For so-called “masters of the universe,” Wall Street executives sure seem touchy about criticism. It seems they don’t like being painted as the bad guys. But if they don’t like being criticized, why do so many of them keep behaving like B-movie villains? That’s exactly what executives from Citigroup, JPMorgan, Goldman Sachs and Bank of America looked like after an article appeared last week detailing their coordinated attempt to intimidate Sen. Elizabeth Warren (D-Mass.) and other Democrats who want to fix the mess on Wall Street. They’ve cheated customers and defrauded investors. Now they want to use our legalized system of campaign-cash corruption to protect themselves from the very government which rescued them. Dark Matters According to a well-reported recent Reuters article, “Big Wall Street banks are so upset with U.S.

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Richard Long

Your Retirement Needs To Be Protected From These Predators

Imagine your career winding down and being presented with these two offers: $1,500 a month for the rest of your life, or a $350,000 lump sum that you can use however you see fit. Which would you choose? How would you make sure you lived comfortably for the rest of your life? In 2002 Phil Ashburn, working for what was at the time Pacific Bell telephone company, was presented with just this choice. He spoke to a financial adviser who had done business with Pacific Bell, and based on her advice decided that the lump sum was his best chance to make sure that he not only had enough money to live well, but could also leave some money behind for his family. The adviser assured him he’d “never go broke, always have money.” He placed his money in an account she recommended and chose to take out $2,700 a month. For awhile, things seemed normal.

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Terrance Heath

Wingnut Week In Review: Cruzin’ For Bruising

Let’s be clear. Sen. Ted Cruz is not going to be president. Nor is he going to be the Republican nominee. But his wingnut tendencies will make 2016 a headache for Republicans, and more entertaining for the rest of us. Sen. Ted Cruz (R, Texas) announced his candidacy for the 2016 presidential race this week, with a speech at Liberty University, in Lynchburg, Virginia. The choice of Liberty University, the private fundamentalist university founded in 1971 by Moral Majority founder Rev. Jerry Falwell, was no coincidence. Cruz’s tea party credentials have long been solid. A campaign launch at Liberty University guaranteed Cruz a chance to launch himself as both the tea party candidate and the social conservative candidate. Liberty University also guaranteed Cruz a packed house for his speech, because it was mandatory.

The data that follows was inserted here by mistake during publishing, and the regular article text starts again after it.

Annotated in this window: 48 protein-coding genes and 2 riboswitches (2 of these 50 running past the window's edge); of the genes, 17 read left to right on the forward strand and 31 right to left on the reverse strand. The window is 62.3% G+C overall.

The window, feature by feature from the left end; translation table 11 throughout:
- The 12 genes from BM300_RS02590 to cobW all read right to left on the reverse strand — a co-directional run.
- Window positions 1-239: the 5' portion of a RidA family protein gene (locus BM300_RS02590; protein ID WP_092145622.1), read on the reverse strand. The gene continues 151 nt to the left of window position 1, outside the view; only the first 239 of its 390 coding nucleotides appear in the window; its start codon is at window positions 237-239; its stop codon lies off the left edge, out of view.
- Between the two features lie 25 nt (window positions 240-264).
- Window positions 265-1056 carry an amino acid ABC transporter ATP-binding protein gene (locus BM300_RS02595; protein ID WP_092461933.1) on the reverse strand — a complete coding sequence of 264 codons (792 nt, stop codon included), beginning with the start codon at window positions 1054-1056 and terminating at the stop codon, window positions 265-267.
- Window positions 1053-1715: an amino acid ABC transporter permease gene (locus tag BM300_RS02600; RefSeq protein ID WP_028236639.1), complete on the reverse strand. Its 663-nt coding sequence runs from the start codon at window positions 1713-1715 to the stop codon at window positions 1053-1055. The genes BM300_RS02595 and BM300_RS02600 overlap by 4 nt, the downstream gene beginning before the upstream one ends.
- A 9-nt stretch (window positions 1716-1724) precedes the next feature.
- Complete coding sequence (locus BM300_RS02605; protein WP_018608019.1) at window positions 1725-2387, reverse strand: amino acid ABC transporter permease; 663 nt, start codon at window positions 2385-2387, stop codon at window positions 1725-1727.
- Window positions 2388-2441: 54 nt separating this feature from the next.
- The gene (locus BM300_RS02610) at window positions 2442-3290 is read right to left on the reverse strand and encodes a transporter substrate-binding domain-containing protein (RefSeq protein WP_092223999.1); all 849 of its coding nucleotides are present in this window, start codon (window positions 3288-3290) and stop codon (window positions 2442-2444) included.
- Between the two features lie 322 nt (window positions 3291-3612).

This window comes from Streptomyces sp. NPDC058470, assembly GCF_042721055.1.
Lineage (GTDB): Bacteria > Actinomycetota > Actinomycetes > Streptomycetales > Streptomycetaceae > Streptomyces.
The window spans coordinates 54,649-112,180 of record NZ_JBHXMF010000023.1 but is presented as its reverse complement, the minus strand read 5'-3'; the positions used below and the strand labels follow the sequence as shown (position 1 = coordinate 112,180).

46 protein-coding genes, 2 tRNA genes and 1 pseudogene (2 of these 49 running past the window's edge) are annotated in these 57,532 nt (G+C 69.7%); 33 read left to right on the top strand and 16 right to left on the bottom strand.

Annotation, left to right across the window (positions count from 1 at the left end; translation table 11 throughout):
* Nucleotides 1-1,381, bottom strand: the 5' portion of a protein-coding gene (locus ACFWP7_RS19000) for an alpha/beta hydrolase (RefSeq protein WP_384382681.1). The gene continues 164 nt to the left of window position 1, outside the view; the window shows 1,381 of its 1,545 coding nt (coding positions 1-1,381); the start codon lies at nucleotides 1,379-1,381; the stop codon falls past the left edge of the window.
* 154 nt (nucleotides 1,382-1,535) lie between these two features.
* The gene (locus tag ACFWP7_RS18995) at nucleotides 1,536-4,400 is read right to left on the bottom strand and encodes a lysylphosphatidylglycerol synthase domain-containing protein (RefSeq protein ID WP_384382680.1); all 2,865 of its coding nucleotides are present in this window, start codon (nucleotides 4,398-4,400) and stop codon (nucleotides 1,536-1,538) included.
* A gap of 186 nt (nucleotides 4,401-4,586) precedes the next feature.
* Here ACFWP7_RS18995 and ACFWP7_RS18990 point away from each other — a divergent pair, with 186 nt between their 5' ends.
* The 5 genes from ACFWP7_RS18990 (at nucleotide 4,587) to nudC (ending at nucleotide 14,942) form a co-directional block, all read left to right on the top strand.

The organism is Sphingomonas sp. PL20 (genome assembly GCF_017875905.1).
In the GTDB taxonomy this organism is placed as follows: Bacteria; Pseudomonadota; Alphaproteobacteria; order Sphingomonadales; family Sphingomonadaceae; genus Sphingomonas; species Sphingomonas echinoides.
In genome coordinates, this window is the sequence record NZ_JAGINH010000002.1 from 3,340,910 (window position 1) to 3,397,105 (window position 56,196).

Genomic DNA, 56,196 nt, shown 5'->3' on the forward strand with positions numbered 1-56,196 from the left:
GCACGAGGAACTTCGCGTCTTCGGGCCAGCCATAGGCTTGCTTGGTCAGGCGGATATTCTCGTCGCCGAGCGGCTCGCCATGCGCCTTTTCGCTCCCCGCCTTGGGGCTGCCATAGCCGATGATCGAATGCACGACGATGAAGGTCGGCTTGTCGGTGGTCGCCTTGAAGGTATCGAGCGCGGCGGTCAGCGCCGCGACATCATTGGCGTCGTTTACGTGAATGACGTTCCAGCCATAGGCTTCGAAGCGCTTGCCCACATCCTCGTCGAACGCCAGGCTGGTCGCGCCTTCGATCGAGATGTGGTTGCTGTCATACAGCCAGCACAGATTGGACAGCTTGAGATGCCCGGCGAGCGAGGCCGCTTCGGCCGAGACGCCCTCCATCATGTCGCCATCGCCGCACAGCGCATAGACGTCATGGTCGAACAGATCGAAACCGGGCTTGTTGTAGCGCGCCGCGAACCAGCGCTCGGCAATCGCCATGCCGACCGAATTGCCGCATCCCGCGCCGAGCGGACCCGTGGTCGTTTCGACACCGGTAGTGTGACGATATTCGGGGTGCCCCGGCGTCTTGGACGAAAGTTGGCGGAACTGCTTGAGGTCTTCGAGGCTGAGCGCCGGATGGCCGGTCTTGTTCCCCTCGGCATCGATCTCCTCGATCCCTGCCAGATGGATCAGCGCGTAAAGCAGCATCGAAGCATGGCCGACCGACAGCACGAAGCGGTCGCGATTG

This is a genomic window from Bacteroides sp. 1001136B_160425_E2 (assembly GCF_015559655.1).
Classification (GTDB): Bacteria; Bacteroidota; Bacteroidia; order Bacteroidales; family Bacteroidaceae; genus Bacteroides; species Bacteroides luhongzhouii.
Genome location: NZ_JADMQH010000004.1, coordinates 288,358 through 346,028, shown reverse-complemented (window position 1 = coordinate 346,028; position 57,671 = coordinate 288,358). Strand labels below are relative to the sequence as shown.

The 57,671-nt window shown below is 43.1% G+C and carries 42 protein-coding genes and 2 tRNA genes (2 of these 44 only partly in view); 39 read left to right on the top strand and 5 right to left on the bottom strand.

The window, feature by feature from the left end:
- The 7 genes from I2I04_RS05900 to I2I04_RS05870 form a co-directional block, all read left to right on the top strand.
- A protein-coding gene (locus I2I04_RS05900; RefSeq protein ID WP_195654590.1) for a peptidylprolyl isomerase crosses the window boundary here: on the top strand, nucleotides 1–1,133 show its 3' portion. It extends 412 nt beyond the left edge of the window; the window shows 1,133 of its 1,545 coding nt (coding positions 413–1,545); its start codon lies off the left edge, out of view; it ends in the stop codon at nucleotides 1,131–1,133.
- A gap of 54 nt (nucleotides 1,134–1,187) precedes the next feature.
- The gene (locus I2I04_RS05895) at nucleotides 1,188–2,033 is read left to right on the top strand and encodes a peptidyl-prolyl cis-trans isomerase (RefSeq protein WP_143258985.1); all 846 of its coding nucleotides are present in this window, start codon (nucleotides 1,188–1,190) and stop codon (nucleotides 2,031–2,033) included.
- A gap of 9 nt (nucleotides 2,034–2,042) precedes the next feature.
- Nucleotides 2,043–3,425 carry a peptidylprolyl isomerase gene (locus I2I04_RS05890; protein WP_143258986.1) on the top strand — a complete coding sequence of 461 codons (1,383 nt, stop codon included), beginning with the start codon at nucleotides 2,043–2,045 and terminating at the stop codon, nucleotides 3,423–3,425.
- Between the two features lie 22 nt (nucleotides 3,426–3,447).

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Isaiah J. Poole

Unholy Week: Senate Votes Complete A Portrait Of Wrong Priorities

We’re about to enter what is on many Christian calendars Holy Week. We need to, because it certainly has been an unholy week here in Washington. Both the House and Senate have now passed budget resolutions that offer comfort and protection to the wealthy and powerful and more discomfort and vulnerability to everyone else. What else can you say about a series of votes in the Senate that ended with a majority of senators voting to eliminate the estate tax, a tax that literally affects fewer than 4,000 of the nation’s richest households, while voting to cut programs that serve millions low- and moderate-income people by more than $3 trillion? It really doesn’t get much more unholy than that.

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Dave Johnson

American Steel Hammered By Currency, Trade Policies, Infrastructure

The American steel industry is getting hammered, and not in a good way (as in good old American-made Kentucky Bourbon). Steel companies are laying off, and closing plants due to low-cost foreign imports. The Story Steel companies are getting hammered by low-priced imports. Currency manipulation and terrible trade policies, combined with lack of enforcement and cutbacks in US infrastructure maintenance and modernization are the culprits. To make things worse, foreign steel companies are just pricing in fines expected from any (good luck with that) trade-violation enforcement that might come along as “a cost of doing business.” The Pittsburgh Tribune-Review explains the problem, in “Stop foreign dumping, U.S.